The Go Pet Club cat tree condo is very much similar to the previous cat tree scratcher, just has beige coloring with visible white scratch posts at each tiered level. There is multi-level padded stairs for ease of cat climbing and two ample sized cat houses for them to lay. At the top, three small resting platforms with small surrounding wall with opening to allow cat easy exit and entry. Once again, a string with mouse toy tied at the end of cat play.

Where It Comes Short (Cons):

The Go Pet Club has more of a premium price, and is not as cheap of cat tree as AmazonBasics brand. Also the cat tree is sized for small kittens and cats and may not be suitable for large cats.

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5. Go Pet Club Cat Tree Leopard-Design House


Why It’s Great for Your Cat (Pros):

This Go Pet Club cat tree house has an interesting design set-up that is quite different from other cat scratching posts. First off, the design of the covering is leopard print, for those who are looking for cutesy outer design. The bottom of the platform has a scratching roll for cats who want to scratch from the ground. The second tier is shaped like a lounger and then the third tier held up by two scratching posts is a circular tube tunnel with side hole along with two openings at each end. There are two furry play balls for cat play.

Where It Comes Short (Cons):

Once again, this cat tree house is suitable for small to medium sized cats, and may not be suitable for large cats.

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6. Vespar Cat Scratching House


Why It’s Great for Your Cat (Pros):

The Vespar cat tree house overall design look and feel almost has a minimalistic feel resembling Ikea furniture. The cat house portion is cube shaped held up by two scratching posts, while there are three other tiered platforms for cat to rest. The platforms are made from wood, with small mat placed on top of the second and third tiers for cushion under cat. One side of the top platform has string hooked with three balls for cat to play.

Where It Comes Short (Cons):

Cats may find it difficult to jump into the cube house, as well as jumping from one tier to the next due to height. This may not be suitable for small kittens, but would be ideal for larger cats who have higher jumping capabilities.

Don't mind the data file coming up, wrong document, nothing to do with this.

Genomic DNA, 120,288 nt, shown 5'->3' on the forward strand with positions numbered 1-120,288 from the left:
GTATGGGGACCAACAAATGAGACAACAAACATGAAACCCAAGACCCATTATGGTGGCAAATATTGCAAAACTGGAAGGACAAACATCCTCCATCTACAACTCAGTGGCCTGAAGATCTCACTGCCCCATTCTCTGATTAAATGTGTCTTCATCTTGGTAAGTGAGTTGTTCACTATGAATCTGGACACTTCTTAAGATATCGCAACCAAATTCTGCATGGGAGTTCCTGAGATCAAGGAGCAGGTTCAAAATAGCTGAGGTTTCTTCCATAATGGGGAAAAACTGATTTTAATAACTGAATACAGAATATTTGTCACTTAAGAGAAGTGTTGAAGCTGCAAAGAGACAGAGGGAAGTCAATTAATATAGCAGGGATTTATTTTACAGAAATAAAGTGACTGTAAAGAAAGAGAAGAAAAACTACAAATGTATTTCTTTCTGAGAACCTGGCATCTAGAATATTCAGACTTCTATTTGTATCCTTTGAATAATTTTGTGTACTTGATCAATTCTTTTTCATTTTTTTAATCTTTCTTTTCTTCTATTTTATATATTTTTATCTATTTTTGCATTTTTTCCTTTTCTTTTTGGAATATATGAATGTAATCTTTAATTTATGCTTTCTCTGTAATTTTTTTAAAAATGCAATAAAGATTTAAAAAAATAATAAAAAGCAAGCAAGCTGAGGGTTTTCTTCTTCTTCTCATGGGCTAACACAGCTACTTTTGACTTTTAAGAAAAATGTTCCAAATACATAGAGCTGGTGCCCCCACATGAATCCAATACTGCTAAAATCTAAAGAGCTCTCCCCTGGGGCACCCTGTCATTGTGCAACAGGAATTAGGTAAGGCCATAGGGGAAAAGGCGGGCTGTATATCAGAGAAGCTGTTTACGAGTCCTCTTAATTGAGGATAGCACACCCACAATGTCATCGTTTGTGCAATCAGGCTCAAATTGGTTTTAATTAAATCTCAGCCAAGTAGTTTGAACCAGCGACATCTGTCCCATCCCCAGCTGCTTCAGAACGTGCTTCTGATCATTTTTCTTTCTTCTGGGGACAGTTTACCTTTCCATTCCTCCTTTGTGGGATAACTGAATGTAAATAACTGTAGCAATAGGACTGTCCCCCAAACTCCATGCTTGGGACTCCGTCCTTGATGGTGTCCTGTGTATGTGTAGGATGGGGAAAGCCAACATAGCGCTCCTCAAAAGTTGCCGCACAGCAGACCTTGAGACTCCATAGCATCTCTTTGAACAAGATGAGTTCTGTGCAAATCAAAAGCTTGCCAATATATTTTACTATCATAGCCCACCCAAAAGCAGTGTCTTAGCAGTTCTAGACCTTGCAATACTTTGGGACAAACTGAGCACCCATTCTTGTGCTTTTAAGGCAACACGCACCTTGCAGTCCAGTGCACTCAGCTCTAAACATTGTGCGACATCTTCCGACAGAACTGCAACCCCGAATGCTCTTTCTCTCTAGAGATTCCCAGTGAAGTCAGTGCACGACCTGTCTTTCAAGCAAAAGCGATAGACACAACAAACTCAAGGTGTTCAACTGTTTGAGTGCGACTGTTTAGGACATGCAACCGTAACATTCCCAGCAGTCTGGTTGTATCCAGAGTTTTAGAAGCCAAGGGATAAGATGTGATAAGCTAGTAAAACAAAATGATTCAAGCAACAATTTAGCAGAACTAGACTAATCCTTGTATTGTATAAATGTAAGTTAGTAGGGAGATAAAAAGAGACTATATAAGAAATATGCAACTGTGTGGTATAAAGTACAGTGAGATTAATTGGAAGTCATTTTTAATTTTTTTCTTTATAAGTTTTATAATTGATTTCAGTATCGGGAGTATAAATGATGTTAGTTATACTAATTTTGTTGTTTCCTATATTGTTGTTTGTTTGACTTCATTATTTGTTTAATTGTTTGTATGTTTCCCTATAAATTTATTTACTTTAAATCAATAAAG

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7. Go Pet Club Multi-Level Cat Tree


Why It’s Great for Your Cat (Pros):

This Go Pet Club cat tree has an interesting set-up with multi-level “full” platforms. The first level can be reached by scratching post stairs. On the second level has a side “bed bag” along with a hole that cat can drop into and lay on a cat hammock. The third platform is simply a full resting place while the fourth tier has walled in resting zone with a circular tunnel attached beneath it.

Where It Comes Short (Cons):

Not too many cons with this model, simply  because the cat tree can be multi-use with small to large cats. The different platforms would be suitable for small cats such as the second and fourth platforms, however, the third platform has ample space for a large cat. So it would be mult-purpose use for all types of cat sizes.

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8. Lolipet Cat Tree Scratching Post


Why It’s Great for Your Cat (Pros):

The covering for the platforms is made from soft synthetic fabric material for cat comfort. The base is wider than all of the combined tiered platforms so this helps keep the stability of the entire tree house without it wobbling. The estimated time to assemble this cat tree house vs. other mentioned tree houses is less than 30 minutes, so significantly easier than the more complex cat tree scratching posts.

Where It Comes Short (Cons):

The cat tree house is suitable more for small to medium sized cats and made be tight squeeze for larger cats.

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9. Furhaven Cat Tree Scratching Post


Why It’s Great for Your Cat (Pros):

Like all of the other cat tree posts, the Furhaven model has many tiers with interesting nooks and holes that cats could jump into and play with. What makes this model stand out is the Cat-IQ Busy Box located at the base of the scratching post. Inside has two jingle balls that roll around inside the box with many cut out holes around the box. This allows for cat-and-mouse play and entertains your cat.

Where It Comes Short (Cons):

The cat tree house is suitable more for small to medium sized cats and made be tight squeeze for larger cats.

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10. FirstWell Cat Tree Condo


Why It’s Great for Your Cat (Pros):

This cat tree condo is much smaller in size than the other cat trees mentioned in this review roundup. Ideal for small cats and for small house/apartment spaces.

Where It Comes Short (Cons):

Not ideal for large cats. Small cats may have trouble jumping from one tier to the next, depending on their jumping capabilities.